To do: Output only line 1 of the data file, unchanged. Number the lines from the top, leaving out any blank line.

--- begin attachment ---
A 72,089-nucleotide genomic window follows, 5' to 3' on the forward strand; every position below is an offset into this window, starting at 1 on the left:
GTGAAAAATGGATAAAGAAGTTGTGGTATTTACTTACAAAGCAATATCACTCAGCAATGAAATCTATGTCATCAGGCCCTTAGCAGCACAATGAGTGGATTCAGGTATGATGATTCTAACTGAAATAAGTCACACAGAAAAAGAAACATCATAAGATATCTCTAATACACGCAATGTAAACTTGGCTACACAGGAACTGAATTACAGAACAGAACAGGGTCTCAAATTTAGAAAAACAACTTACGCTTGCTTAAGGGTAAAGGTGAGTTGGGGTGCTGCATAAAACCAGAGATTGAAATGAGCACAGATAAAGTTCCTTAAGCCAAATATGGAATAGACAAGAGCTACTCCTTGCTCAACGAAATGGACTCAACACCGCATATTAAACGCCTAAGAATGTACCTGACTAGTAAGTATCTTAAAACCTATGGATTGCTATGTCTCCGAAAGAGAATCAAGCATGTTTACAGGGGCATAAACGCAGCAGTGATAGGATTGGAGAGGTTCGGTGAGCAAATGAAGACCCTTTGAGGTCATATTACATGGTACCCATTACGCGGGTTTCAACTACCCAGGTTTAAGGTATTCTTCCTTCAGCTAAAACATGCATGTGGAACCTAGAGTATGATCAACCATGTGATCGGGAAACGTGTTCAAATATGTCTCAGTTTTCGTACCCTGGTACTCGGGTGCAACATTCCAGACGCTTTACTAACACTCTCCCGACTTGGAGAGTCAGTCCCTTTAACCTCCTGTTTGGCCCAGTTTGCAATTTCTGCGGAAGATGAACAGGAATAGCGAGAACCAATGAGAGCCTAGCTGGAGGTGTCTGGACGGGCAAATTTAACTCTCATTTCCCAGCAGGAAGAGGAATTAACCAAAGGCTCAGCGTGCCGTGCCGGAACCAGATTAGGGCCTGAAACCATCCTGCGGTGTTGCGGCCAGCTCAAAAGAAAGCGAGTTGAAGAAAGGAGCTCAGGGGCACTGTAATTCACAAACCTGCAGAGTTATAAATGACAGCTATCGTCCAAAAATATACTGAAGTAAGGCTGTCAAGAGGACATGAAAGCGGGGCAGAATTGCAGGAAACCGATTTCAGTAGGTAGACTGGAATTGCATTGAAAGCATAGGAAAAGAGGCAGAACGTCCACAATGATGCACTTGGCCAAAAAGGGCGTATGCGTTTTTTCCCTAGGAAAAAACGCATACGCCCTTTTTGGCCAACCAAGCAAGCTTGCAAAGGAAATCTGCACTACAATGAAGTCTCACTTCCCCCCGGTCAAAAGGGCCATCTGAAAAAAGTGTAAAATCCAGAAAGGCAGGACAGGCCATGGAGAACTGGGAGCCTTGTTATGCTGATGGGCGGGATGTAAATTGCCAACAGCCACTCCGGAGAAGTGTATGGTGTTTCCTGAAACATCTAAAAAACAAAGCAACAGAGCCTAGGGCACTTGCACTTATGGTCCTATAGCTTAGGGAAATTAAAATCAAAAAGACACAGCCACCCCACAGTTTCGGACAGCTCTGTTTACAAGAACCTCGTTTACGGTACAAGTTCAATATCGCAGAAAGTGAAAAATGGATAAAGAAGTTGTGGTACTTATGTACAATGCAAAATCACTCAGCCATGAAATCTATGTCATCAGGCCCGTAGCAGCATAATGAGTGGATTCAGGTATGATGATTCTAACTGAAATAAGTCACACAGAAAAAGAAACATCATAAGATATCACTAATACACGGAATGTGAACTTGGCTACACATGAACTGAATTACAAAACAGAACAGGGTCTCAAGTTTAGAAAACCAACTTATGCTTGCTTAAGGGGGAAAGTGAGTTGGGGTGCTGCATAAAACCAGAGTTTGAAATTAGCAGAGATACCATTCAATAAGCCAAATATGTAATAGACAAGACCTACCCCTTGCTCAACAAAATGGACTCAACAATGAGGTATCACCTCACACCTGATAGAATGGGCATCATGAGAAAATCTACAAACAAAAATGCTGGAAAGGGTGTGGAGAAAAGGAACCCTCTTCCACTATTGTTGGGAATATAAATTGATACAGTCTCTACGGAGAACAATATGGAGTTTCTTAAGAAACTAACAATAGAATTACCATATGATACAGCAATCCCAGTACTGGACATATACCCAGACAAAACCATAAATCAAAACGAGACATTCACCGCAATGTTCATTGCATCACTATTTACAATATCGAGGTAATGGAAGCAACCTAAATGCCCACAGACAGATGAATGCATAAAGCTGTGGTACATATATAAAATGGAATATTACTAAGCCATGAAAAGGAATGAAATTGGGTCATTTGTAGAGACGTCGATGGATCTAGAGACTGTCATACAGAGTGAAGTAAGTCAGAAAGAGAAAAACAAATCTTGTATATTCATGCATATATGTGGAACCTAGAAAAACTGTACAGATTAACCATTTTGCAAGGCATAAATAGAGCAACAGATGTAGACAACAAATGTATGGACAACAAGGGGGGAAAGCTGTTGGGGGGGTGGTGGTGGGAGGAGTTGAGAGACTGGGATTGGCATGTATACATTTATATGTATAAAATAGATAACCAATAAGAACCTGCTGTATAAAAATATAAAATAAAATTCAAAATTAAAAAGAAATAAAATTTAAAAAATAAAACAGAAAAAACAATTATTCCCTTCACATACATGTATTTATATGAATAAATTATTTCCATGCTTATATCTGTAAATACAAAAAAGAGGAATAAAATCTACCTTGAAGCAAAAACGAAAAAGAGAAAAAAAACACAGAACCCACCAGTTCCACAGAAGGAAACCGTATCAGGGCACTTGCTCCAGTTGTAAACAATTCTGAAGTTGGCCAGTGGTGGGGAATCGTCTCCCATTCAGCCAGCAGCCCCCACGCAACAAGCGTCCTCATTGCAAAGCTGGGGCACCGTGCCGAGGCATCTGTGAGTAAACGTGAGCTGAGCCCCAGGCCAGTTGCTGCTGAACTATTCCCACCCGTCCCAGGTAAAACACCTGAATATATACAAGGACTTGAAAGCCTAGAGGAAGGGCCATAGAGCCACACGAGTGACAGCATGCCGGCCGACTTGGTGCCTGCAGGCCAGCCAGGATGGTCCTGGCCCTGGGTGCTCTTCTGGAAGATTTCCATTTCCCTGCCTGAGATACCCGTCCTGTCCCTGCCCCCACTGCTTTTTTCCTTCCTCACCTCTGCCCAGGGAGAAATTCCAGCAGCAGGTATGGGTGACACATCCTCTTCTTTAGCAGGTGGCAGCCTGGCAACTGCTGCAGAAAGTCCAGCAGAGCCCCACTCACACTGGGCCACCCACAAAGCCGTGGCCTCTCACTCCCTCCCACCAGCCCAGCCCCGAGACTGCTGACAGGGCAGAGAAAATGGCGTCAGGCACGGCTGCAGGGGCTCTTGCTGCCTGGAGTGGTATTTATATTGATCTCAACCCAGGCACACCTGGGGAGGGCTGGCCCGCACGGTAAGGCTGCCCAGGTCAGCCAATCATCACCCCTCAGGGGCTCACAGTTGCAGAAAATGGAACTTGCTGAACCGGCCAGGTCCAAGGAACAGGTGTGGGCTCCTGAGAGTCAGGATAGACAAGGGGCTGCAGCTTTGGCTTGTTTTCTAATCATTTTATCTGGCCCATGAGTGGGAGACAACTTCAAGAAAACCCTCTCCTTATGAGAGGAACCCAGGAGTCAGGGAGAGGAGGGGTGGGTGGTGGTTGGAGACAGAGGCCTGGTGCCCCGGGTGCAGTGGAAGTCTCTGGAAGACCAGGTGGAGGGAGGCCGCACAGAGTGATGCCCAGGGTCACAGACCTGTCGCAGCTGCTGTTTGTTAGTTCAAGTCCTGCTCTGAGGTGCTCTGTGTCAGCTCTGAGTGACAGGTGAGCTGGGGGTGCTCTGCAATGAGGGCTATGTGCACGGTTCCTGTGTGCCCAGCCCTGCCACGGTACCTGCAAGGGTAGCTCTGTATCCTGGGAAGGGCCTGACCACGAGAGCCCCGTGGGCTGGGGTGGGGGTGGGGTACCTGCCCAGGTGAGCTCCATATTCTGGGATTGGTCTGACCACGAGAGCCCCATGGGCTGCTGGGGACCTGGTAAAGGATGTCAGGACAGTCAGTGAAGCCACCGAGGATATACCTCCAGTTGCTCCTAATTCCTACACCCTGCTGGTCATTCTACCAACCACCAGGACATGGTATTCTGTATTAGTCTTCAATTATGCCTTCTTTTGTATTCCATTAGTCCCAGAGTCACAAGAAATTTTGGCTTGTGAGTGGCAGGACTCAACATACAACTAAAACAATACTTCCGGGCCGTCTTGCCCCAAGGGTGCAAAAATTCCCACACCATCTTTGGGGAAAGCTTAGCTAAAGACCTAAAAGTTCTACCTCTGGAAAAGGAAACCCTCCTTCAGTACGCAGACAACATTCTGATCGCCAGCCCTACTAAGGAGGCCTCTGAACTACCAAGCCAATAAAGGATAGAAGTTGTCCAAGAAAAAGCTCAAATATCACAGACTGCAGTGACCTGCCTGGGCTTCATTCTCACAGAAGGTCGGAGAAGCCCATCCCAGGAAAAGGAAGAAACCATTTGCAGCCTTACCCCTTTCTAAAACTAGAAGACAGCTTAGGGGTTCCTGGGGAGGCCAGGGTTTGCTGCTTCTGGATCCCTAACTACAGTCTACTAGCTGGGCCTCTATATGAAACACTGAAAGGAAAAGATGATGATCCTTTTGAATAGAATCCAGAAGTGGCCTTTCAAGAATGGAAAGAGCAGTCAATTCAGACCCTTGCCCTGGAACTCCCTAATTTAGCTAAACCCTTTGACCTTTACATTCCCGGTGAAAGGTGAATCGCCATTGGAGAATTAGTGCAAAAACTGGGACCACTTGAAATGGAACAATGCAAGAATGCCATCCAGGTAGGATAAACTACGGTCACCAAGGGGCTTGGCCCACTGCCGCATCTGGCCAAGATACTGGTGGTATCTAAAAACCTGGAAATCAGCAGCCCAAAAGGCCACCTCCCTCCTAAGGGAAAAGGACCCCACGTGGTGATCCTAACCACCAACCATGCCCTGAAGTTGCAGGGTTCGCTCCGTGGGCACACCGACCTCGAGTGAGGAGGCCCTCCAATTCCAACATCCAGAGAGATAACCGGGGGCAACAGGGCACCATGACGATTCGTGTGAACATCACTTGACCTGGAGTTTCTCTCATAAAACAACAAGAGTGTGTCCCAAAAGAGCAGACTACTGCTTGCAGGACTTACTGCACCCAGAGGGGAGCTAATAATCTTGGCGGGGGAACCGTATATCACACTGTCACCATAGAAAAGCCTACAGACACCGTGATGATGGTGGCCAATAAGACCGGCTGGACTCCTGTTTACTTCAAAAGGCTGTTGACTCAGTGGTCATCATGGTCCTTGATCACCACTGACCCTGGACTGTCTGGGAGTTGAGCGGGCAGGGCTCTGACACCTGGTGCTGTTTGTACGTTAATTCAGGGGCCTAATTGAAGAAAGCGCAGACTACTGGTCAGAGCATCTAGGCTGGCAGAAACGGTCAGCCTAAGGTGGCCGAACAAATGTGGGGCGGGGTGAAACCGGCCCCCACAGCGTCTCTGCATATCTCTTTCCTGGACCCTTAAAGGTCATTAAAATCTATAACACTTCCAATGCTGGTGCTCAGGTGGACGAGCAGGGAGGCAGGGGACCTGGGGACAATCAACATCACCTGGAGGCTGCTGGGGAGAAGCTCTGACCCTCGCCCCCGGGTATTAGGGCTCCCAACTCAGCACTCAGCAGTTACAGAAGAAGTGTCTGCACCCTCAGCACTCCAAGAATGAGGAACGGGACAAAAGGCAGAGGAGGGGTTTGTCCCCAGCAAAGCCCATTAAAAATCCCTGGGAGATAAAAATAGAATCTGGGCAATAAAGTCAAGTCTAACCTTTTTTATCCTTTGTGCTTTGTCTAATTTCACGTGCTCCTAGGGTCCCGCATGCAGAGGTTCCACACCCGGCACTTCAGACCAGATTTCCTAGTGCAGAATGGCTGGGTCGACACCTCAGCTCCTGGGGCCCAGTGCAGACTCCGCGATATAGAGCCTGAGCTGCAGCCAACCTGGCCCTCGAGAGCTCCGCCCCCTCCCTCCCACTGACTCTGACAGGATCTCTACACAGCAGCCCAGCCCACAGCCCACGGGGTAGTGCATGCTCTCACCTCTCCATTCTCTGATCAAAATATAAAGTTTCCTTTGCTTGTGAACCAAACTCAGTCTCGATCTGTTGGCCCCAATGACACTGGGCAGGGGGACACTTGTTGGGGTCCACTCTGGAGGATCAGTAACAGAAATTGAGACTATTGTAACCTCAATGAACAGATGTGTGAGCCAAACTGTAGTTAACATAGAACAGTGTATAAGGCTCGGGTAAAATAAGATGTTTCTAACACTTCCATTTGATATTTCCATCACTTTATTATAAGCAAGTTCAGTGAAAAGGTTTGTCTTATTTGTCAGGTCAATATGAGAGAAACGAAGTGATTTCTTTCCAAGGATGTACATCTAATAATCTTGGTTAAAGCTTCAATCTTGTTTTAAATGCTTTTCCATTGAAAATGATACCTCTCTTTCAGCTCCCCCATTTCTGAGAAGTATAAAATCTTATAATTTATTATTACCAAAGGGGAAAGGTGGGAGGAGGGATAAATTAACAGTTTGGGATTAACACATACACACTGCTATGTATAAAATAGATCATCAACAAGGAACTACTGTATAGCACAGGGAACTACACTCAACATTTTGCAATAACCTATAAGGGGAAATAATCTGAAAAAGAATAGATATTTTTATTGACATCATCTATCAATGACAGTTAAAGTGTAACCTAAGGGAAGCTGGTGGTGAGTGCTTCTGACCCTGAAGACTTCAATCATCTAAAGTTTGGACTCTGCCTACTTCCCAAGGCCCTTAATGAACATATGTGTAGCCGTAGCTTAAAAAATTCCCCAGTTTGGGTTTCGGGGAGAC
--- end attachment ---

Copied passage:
A 72,089-nucleotide genomic window follows, 5' to 3' on the forward strand; every position below is an offset into this window, starting at 1 on the left: